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50% of home care providers have experienced harassment: survey

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As a x carer in thr UK i'd have to say the thought of being a carer here sends shivers up my spine and the place i used to care for specialized in large strong "difficult" clients. I take my hat off to Japanese carers.

13 ( +13 / -0 )

Not surprising, after many years of working in a number of hospitals that had far too many elderly patients in varying conditions, and seeing how they treated each other and the staff, I am not surprised by this.

I often think that all the years of holding things back, you know they are Japanese, and in public, calm demeanor is the norm, they are literally letting it out. Also most of this happens in the homes or residents of the patients being cared for.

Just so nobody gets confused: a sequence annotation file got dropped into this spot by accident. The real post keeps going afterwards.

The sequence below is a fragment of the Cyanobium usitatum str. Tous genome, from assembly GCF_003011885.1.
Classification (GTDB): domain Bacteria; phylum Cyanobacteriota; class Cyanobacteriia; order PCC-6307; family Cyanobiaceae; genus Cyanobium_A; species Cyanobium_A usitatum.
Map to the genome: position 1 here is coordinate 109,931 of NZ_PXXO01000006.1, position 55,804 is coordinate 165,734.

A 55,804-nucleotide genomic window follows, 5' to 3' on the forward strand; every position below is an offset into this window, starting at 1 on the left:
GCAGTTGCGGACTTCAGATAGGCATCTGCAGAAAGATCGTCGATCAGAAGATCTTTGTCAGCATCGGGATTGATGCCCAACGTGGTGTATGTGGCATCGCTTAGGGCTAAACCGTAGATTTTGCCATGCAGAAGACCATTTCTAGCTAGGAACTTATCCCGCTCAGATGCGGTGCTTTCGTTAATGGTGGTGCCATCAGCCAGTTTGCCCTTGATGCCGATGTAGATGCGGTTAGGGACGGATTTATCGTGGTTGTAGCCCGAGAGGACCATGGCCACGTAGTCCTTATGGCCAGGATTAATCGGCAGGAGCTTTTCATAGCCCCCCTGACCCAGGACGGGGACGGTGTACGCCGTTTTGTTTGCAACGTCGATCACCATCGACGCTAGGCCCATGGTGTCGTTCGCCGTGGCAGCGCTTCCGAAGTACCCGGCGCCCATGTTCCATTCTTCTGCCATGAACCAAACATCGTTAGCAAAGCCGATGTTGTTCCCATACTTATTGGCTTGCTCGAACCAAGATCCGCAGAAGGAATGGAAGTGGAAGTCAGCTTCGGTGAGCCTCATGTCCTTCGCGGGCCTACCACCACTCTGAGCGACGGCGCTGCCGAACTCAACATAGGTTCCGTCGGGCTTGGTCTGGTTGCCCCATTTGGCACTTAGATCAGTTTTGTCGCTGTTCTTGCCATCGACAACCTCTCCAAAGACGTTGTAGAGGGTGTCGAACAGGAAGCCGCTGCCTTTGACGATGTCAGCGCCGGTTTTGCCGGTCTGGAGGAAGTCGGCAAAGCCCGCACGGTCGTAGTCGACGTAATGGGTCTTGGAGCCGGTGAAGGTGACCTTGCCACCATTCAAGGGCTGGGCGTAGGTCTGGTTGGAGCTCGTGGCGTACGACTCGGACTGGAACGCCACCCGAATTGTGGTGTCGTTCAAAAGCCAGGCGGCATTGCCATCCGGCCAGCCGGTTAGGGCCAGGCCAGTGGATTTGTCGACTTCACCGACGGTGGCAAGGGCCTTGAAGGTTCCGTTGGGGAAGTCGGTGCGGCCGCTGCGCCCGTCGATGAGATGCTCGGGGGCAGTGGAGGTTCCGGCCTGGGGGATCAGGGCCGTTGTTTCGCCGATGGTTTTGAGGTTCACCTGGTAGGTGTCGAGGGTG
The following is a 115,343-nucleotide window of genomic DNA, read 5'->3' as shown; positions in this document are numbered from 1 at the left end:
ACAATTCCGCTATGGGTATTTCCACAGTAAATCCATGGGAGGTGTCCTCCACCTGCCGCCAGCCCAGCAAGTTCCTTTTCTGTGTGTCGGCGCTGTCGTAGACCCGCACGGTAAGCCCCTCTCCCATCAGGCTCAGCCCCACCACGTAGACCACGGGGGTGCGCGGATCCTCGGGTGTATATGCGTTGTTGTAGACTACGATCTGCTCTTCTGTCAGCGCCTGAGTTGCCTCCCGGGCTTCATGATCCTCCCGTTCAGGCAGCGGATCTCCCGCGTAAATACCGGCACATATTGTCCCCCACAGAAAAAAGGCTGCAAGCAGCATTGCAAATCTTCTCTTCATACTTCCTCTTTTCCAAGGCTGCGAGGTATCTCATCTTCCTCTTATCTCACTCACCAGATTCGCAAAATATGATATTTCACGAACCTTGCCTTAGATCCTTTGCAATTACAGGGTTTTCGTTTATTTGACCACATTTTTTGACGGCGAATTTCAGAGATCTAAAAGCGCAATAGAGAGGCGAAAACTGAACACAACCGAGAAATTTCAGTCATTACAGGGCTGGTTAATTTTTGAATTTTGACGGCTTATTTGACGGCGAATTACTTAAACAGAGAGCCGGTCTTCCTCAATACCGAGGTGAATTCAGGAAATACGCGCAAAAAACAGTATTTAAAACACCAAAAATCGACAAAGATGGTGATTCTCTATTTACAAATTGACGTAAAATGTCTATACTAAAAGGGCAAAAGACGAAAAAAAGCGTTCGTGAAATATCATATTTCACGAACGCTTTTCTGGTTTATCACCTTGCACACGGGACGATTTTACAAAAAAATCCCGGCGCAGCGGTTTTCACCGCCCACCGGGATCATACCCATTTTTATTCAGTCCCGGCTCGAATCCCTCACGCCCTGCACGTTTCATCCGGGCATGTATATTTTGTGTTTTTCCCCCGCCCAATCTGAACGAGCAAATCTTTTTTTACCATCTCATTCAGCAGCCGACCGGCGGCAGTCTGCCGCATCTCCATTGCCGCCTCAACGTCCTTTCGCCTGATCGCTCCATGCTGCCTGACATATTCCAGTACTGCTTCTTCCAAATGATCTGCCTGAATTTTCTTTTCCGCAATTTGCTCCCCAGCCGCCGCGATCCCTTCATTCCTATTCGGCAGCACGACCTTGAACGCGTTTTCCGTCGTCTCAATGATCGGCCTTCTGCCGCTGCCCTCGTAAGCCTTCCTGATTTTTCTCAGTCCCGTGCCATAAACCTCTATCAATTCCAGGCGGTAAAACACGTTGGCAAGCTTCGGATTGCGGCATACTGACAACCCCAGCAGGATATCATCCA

Hate to pop anyone's bubble that may be surprised by this, because "Oh the Japanese are so quiet and reserved" but let me tell you from experience, they can rag and be biatches just like people from other countries.

12 ( +14 / -2 )

Entitlement.

Yep, the generation that put the younger Japanese in a dire economical situation is the one now demanding to have its rear wiped while they grab at the carer. Sad part is, the patients actually have reason to complain... go to any hospital / aged care facility and see how understaffed they are and how the oldies are ignored while they repeatedly call for help for most of the day. Not even kidding.

It's all just a by-product of a society that was taught to ignore the suffering of their countrymen since they hit junior high school.

5 ( +8 / -3 )

This is hardly surprising I see this kind of behavior all the time in various ways, especially at retail stores, restaurants.